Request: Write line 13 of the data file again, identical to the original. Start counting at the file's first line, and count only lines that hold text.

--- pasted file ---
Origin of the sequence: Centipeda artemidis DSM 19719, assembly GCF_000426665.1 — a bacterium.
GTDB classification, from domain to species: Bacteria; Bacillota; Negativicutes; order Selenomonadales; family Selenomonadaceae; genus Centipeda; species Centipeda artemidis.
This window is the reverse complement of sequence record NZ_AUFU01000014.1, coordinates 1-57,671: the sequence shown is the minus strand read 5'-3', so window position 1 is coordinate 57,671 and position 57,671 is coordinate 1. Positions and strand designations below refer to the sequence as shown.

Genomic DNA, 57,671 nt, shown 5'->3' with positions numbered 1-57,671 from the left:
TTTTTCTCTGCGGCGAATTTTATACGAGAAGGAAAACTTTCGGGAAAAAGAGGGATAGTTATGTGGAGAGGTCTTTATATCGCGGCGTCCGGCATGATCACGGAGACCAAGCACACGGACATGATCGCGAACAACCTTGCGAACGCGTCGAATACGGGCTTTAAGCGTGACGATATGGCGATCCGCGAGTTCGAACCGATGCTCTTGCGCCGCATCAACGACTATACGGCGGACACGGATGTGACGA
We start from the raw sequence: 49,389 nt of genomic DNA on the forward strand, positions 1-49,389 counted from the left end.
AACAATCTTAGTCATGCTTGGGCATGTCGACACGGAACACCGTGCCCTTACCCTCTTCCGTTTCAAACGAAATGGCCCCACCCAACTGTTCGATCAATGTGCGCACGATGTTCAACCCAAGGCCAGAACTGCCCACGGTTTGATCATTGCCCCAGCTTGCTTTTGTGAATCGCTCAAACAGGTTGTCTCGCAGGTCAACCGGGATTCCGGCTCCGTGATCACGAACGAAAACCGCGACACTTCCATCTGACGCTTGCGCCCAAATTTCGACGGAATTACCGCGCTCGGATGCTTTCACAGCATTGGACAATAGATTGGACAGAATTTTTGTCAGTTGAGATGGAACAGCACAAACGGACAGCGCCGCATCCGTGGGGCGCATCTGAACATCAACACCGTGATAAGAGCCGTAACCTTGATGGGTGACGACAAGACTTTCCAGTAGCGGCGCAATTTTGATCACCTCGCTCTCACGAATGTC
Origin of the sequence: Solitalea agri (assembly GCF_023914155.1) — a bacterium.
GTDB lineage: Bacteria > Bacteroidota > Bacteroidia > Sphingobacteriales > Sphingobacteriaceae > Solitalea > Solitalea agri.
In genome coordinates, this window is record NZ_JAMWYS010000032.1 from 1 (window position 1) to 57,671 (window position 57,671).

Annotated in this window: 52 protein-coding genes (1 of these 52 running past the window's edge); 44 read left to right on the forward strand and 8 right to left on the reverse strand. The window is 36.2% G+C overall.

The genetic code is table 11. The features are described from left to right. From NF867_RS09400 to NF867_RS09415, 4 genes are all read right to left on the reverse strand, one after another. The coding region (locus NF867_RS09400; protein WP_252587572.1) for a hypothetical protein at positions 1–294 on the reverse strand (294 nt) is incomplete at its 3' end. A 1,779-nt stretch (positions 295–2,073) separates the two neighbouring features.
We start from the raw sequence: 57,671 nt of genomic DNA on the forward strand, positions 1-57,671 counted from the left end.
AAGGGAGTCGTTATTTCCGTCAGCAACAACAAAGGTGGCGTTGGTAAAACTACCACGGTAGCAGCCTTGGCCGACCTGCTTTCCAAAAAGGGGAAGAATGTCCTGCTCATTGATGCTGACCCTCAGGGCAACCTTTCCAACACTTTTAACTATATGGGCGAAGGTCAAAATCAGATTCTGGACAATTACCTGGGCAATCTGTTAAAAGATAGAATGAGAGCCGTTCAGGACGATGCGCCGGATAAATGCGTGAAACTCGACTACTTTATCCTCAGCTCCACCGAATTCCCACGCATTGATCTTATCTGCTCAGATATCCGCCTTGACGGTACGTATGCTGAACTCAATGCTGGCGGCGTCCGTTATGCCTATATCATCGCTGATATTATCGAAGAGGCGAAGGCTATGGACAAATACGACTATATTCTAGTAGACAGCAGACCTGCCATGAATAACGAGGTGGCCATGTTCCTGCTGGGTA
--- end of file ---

We start from the raw sequence: 57,671 nt of genomic DNA on the forward strand, positions 1-57,671 counted from the left end.